We all start somewhere, with a mixed bag of skill sets. A university degree or not, one thing I think we all have in common, at least in the beginning, is a nagging fear – can I write?
Yup. A survival mechanism designed to make us run screaming in the other direction, so, what propels us past the fear and permits ourselves to put words to paper?
What’s your ambition?
Mine is to learn the craft of writing.
How about Desire? Craving?
That sounds intriguing.
Enthusiasm? Spirit? Determination? Stubbornness?
I’ve got them in spades! Do you?
I stepped into my fear and wandered down the well-traveled pantsing road for the first draft of my novel. I’d sketch out a couple of chapters, get them on the page, and plan the next two or three. A partial pantser/plotter! Sure, I had an idea of where the story was going, how the book would end – what I didn’t know though, took me to a week-long writers workshop. Free-expressions
Boo! (Yes, that was an edge for me.)
During that week I started to get a grip on how much I want to learn this art of writing. The fundamentals: premise, stakes, place, characters, plot, tension, and more. What I’d left out, misplaced – was a clear sense of structure.
Now, I don’t know about you, but I like structure. I need structure. A set writing time every day works for me. But this was a different kind of structure. This was story structure.
I came home with a healthy admiration and appreciation for the folks who put on writing workshops. They give us valuable, wonderful tools. We build connections with other writers, and in my case, I also had a list of suggested books to read on writing craft and worldbuilding. A first-time writer, (forgive the analogy) my literary jet left the tarmack and with 34,999 feet to go in the learning curve, well, yeehaw – I got excited! (Trouble is, my piloting skills need honing. My Stealth jet hovers about a foot above the ground!)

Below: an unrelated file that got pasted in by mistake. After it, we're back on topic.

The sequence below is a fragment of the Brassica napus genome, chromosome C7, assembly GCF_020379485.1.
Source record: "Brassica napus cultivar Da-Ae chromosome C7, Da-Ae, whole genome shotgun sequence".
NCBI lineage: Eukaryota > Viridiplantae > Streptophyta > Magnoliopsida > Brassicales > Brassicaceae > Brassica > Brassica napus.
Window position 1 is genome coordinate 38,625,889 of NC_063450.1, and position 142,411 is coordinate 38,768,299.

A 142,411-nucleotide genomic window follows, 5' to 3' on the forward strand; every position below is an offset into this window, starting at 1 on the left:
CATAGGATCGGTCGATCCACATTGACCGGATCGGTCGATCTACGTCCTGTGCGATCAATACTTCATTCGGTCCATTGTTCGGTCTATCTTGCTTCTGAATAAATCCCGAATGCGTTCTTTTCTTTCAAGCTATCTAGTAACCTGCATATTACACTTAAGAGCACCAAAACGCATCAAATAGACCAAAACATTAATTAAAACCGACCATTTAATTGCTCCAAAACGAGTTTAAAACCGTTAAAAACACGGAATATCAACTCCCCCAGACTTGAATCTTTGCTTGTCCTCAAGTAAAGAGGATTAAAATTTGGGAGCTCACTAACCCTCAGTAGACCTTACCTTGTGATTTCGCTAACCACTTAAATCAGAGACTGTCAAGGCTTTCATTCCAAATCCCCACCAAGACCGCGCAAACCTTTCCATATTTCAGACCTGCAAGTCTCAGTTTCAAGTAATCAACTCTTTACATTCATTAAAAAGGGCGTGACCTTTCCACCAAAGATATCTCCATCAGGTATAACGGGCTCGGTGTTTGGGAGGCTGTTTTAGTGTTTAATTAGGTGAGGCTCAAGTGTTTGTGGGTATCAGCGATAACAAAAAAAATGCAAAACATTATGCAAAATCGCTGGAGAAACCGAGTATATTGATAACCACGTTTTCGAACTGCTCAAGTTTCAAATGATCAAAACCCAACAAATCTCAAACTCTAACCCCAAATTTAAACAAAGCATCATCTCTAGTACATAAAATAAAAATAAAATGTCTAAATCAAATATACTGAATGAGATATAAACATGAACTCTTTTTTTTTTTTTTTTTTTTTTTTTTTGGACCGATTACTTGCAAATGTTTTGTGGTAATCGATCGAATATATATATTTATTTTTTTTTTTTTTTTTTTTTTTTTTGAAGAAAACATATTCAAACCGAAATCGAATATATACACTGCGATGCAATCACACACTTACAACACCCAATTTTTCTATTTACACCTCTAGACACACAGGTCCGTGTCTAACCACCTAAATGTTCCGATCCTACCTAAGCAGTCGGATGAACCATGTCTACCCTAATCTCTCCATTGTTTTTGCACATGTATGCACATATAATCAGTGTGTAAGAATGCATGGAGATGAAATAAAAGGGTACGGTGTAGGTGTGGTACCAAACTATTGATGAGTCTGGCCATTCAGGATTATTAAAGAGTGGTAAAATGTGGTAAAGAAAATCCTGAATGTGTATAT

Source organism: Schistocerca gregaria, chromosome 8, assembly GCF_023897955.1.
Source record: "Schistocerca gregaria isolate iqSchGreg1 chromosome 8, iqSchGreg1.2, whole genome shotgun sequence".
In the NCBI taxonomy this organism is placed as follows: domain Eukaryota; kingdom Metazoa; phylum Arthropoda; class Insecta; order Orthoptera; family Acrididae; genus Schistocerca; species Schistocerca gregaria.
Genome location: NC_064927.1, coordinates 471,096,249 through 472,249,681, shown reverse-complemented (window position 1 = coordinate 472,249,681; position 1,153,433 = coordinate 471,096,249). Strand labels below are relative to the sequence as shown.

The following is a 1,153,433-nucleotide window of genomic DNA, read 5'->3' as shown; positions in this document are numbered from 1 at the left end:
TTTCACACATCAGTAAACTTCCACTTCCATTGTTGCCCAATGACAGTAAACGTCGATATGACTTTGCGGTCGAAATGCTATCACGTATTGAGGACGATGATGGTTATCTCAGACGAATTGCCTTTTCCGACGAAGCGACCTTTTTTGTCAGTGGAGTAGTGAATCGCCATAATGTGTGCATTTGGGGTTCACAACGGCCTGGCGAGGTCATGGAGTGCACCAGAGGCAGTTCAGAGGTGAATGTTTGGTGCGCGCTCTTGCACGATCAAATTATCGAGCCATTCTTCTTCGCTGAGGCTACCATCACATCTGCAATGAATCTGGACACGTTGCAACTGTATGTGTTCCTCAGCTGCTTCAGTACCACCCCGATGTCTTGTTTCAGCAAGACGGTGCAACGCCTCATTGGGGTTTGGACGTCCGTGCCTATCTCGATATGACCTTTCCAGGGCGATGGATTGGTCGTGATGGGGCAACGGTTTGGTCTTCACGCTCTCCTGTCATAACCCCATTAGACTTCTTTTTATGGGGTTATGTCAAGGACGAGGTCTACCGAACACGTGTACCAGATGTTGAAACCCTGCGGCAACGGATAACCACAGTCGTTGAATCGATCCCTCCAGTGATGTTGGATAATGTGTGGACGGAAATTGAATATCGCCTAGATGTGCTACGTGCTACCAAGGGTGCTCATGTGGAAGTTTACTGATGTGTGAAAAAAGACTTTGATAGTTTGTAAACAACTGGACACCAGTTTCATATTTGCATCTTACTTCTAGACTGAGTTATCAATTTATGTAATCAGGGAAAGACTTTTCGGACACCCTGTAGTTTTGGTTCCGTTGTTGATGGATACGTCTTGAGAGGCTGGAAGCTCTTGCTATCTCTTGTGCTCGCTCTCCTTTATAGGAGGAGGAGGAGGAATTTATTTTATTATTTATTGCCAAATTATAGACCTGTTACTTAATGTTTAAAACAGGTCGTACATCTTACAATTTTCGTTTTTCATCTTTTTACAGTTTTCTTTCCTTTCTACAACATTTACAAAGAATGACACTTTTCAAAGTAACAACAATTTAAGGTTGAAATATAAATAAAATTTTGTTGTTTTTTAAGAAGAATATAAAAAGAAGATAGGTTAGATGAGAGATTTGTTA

One of the books on story engineering, the author Larry Brooks speaks of the components of storytelling. I realized we spend our lives reading, we intuitively understand how things fit together, but to be told this is where that part must go – well, I’d been handed another key to unlock the puzzle on storytelling.
I’ve shifted from pantsing to plotting. With some scenes salvaged from the first draft, and the others planned and in the right places (I hope), I’m ready to begin the rewrite.
Crap. Here’s Fear again, poking about.
Maybe you remember? As a kid, you stood on the rock and looked at the water below. Felt like you were fifty feet up. “Jump!” There’s a nano-second when you’re suspended, and your brain hits the pause button, you can’t decide if you like it, or if you’re scared witless. Gravity takes over; your stomach does some funky flip-flop and you’re in the water.
The point though, I guess, is this: What happens when we plot, plan, imagine and get creative? What happens when we see the world, people and creatures we’ve created in our minds-eye? What happens to our fear then?
I get a swirling sensation in my gut. Anticipation, possibilities, and that, will propel me through my fear.
Creativity. How marvelous is that!
I’m curious. What’s your story?